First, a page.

Canoe Crew Glimpses Easter Island
The crew of a replica of an ancient Hawaiian canoe reached their final destination - Easter Island - traveling some 15,000 miles (24,000 km) and using only the stars and weather patterns to navigate.
The Polynesian Voyaging Society said the Hokulea, which left Hawaii on June 15 on a voyage that first took them to the Marquesas Islands and Mangareva, was set to land on the remote Chilean island early on Oct. 9.
Hawaiian navigator Nainoa Thompson relied on the stars and currents to steer the double-hulled canoe, a wood and fiberglass replica of the type used by ancient Polynesians to settle the Pacific some 2,000 years ago.
"They're just very, happy, very excited, very much in awe right now of everything that the ancient Polynesians were able to do," said Elisa Yadao, a spokeswoman for the society. "They're feeling very connected to each other. They worked very hard for this."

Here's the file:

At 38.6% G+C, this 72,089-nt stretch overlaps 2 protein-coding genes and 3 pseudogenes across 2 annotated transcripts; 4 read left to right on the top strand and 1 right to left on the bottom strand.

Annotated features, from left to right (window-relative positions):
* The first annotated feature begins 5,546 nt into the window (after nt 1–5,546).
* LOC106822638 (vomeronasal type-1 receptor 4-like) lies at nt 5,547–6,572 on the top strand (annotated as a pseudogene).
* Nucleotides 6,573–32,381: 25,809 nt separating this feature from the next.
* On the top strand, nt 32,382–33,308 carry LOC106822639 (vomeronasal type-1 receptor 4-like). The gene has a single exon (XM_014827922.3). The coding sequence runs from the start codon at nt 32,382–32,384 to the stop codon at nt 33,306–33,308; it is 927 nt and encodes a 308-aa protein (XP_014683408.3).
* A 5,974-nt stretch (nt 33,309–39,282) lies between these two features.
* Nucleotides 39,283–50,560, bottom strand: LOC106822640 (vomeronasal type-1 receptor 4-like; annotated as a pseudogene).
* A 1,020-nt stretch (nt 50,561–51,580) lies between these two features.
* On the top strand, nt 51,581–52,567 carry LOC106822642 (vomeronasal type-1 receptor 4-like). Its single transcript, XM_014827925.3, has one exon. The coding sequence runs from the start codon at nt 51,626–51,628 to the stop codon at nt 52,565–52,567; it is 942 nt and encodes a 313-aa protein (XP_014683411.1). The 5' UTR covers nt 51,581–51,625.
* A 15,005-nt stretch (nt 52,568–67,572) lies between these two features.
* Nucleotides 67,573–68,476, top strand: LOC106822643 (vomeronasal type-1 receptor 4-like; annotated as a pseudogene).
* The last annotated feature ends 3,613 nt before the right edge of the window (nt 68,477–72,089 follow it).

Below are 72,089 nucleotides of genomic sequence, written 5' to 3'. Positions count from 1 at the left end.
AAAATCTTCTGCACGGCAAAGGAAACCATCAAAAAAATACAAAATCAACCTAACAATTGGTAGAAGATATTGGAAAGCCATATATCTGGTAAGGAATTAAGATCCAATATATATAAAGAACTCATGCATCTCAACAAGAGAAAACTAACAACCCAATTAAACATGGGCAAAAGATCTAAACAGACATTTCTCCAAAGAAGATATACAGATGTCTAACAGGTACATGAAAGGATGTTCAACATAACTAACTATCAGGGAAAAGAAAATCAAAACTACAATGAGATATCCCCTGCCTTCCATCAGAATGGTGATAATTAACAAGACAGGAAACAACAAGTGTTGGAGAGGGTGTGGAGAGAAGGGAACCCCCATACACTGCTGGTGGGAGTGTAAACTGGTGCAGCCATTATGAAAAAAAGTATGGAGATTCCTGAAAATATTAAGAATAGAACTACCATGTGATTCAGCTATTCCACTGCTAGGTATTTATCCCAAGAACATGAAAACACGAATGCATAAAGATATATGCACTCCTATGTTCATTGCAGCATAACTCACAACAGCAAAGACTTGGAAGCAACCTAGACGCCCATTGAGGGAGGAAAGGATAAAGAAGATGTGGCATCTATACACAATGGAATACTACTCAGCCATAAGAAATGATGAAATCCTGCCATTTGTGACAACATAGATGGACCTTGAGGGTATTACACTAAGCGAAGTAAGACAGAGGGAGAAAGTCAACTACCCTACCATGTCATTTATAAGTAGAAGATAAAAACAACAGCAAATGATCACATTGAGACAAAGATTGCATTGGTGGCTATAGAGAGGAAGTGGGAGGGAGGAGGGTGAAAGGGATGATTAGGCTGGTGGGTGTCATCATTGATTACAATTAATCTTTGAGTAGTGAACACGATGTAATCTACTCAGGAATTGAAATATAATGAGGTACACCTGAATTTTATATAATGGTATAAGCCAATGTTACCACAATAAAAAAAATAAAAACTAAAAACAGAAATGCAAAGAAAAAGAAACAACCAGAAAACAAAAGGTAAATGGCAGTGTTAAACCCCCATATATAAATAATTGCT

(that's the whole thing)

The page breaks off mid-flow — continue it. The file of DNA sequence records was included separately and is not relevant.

Because Easter Island is only 45 square miles (116 sq km), there was a concern that the 13-member crew could sail past it, especially at night.
The voyaging society, a nonprofit Honolulu-based educational group that owns the canoe, called this trip the most difficult in the canoe's 25-year history.
Conditions in the last three days of the journey were difficult, with near constant rain reducing visibility to less than five miles (eight km), Yadao said.
She added that Thompson could not see the stars at night and relied on direction of the swells to navigate.
But at dawn on Oct. 8, crewmember Max Yarawamai saw a flat black line on the horizon. Thompson then determined it was the top of Easter Island's Mount Terevaka, which was partially hidden by clouds.
The Hokulea has been a potent symbol for Hawaiians since the mid-1970s, when its crews proved that ancient Hawaiians could use the stars to navigate the Pacific. Its journeys to Tahiti, New Zealand and the Marquesas Islands revived the ancient art of star navigation and pride in Hawaiian culture.
Polynesian voyaging was nearly lost in Hawaii before the Hokulea was built. At the time, there were no Polynesian voyaging canoes and only one deep-sea navigator known to the voyaging society.
Today, there are six voyaging canoes -- with more under construction -- and nine navigators. Courses in celestial navigation are taught at schools in Hawaii including the state's university system.